A short summary: nothing good. From Doug Casey at internationalman.com:

Socialists

International Man: Earlier this year, it became apparent a socialist would win Argentina’s presidential election.

The Argentine peso lost 30% of its value in a single day. The same day, in US dollar terms, the value of the Argentine stock market was cut in half.

Doug, you spend a lot of time in Argentina and the Southern Cone. What’s your take on the situation? Is Argentina headed for another currency collapse?

Doug Casey: Cristina Fernández de Kirchner was elected vice president and Alberto Fernández was elected president in the October 27 election. They basically destroyed the incumbent Mauricio Macri.

It’s a real pity because Macri is a decent human being whose heart was is in the right place politically and economically. But he was too timid. He did too little too late. Typical of “conservatives” everywhere, he didn’t make a moral argument to the populace. He made no effort to pull the corrupt fascist welfare state out by its roots, explaining why it’s destructive and why the state is the cause, not the cure, of the country’s problems. Instead, he just made some marginal improvements around the edges, and made things more comfortable for the Peronists now that they’re back in office.

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Africa’s Socialism Is Keeping It Poor, by Germinal G. Van

Stupid policies don’t discriminate. They lead to tragic outcomes regardless of the race, color, creed, or gender of those who implement them. From Germinal G. Van at mises.org:

It has been widely, vividly, but nonetheless wrongly believed that socialism is the appropriate system to improve the living standards of Africans. Worse yet, it has been misleadingly claimed that socialism is compatible with African culture because African culture is fundamentally a collectivist culture. However, one fact remains undisputable: socialism has failed wherever it was tried, and the African countries that have experimented with socialism were not exempted from its failure.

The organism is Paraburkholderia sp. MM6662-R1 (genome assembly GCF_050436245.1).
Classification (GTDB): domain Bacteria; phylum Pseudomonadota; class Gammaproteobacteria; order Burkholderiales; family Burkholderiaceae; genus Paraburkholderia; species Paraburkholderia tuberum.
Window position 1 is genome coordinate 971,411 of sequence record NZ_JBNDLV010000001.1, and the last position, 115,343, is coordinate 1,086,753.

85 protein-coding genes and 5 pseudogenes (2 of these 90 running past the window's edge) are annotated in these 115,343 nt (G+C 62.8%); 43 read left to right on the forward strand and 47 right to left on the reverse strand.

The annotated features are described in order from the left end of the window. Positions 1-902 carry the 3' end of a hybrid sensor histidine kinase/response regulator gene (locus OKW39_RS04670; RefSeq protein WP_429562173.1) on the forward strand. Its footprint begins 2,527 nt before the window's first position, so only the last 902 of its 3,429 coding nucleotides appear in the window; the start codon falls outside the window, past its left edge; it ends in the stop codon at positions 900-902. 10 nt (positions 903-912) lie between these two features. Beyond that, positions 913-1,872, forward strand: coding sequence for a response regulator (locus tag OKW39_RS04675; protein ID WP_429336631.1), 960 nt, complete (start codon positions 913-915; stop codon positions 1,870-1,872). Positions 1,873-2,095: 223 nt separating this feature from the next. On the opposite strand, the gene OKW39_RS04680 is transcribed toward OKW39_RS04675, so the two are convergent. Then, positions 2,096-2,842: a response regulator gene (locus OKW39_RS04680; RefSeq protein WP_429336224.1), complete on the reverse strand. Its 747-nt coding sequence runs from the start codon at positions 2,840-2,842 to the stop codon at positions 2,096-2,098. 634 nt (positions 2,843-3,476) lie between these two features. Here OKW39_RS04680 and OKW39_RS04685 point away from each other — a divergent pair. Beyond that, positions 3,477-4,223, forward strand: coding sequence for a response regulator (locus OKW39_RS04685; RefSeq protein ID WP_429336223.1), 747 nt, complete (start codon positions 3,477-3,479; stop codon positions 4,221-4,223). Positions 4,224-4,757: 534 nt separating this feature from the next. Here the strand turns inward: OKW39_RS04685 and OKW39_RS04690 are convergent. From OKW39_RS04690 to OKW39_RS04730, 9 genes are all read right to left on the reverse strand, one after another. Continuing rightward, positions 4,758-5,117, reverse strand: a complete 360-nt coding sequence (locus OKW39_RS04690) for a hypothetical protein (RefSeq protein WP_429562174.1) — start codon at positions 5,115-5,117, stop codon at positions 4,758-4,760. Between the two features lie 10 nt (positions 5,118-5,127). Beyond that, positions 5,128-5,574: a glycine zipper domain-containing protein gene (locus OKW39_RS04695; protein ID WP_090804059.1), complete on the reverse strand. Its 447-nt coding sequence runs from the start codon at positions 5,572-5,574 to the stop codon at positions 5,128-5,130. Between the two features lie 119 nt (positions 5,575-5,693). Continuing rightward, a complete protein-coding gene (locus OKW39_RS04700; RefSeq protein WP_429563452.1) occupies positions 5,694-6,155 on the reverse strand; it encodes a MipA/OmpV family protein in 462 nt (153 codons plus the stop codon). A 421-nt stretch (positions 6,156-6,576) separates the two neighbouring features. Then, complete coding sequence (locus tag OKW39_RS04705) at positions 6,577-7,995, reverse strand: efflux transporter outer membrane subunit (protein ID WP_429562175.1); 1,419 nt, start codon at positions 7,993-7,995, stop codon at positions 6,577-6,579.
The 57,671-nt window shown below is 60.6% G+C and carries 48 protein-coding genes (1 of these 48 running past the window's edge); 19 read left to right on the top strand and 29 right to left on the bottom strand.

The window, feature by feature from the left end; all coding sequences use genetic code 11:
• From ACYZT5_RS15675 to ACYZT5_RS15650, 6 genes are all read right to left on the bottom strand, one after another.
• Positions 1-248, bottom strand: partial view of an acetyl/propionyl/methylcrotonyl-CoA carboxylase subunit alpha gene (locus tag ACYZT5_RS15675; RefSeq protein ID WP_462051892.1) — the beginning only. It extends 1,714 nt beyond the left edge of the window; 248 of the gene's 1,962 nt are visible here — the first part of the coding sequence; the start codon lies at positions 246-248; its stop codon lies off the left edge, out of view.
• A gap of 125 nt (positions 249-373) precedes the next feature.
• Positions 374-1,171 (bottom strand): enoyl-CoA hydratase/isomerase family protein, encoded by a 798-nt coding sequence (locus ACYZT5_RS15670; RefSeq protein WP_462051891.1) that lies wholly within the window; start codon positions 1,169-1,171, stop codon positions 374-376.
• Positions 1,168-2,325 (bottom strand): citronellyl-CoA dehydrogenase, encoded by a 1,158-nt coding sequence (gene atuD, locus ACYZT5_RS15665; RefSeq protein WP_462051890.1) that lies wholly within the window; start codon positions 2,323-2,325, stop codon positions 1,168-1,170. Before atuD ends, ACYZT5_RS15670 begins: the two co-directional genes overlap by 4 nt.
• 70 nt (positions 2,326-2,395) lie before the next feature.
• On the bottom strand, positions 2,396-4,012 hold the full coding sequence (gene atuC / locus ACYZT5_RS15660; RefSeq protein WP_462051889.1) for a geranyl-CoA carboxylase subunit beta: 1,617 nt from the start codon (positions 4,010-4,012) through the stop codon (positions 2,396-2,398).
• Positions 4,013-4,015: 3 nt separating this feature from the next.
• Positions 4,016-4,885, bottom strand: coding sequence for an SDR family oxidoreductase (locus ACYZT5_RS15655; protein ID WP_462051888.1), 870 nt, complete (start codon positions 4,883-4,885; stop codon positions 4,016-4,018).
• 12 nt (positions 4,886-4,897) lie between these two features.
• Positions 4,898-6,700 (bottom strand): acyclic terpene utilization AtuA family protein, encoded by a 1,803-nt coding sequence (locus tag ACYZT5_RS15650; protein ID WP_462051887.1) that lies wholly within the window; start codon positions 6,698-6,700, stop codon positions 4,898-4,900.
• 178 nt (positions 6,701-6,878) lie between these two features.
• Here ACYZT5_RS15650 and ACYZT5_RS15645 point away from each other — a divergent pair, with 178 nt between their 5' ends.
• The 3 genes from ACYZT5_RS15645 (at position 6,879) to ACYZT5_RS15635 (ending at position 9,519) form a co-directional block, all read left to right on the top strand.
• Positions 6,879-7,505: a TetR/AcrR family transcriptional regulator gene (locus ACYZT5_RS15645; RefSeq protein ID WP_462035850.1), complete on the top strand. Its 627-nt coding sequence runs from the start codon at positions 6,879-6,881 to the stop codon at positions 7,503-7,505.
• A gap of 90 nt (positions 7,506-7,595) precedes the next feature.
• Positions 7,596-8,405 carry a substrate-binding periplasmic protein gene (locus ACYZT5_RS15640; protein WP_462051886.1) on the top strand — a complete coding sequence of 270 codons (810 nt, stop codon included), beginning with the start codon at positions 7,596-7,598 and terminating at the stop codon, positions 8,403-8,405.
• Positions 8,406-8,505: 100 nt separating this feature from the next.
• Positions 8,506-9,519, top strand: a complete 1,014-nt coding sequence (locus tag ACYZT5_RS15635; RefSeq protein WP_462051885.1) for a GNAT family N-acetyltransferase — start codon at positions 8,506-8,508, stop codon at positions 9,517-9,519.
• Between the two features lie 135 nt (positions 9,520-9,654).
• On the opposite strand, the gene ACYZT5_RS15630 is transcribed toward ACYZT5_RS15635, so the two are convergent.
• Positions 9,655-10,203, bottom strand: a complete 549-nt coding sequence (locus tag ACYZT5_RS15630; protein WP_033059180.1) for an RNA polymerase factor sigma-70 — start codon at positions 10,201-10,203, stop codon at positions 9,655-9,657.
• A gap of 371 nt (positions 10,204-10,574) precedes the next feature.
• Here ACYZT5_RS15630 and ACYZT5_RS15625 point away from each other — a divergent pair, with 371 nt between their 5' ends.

The undeniable fact remains that Africa has the lowest living standard of all continents after Antarctica. The reason why the living standard of the majority of African countries is so low compared to the rest of the world, is because socialism has impoverished the African continent. At the outset of the post-colonial era in the 1960s many African countries — such as Tanzania, Angola, Mali, Ethiopia, Ghana, Mozambique, Egypt, Senegal, Guinea, Congo and many more — have embraced socialism as their economic and political system. These countries that have embraced socialism became significantly worse off by the 1980s. For example, Tanzania was one of the fast-growing economies in East Africa until Julius Nyerere implemented the “Ujamaa,” which means socialism and brotherhood in the Swahili language. Before the implementation of the Ujamaa; Tanzania had aGDP similar to South Korea . Subsequently to the implementation of Ujamaa, economic growth became unsurprisingly stagnant. The policy of collectivization impoverished the Tanzanian people. Food production fell, and the country’s economy suffered . This decline in productivity has made Tanzania one of the poorest countries on the continent. In Ghana, under the rule of Kwame Nkrumah, one of the foremost African political leaders of the post-colonial era; socialism was also implemented as the economic system of the country. Socialism, as a domestic policy in Nkrumah’s seven-year development plan, was to be pursued toward “a complete ownership of the economy by the state.” A bewildering slate of legislative controls and regulations were imposed on imports, capital transfers, industry, minimum wages, the rights and powers of trade unions, prices, rents and interest rates. Private businesses were taken away and nationalized by the Nkrumah government. The result has also been unsurprising. Resources were mismanaged, inflation rose, and economic stagnation occurred in Ghana. Zimbabwe has also suffered from the myths of African socialism under Mugabe’s rule. Mugabe collectivized the means of production in the late 1980s when he became Zimbabwe’s strongman. Rampant corruption, huge budget deficits, and mismanagement of resources have dragged the economy, hyperinflation, 60 percent unemployment, and a desperate shortage of hard currency. These examples clearly demonstrate how socialism had utterly stagnated the economies of these countries until a market economy was once again reinstated.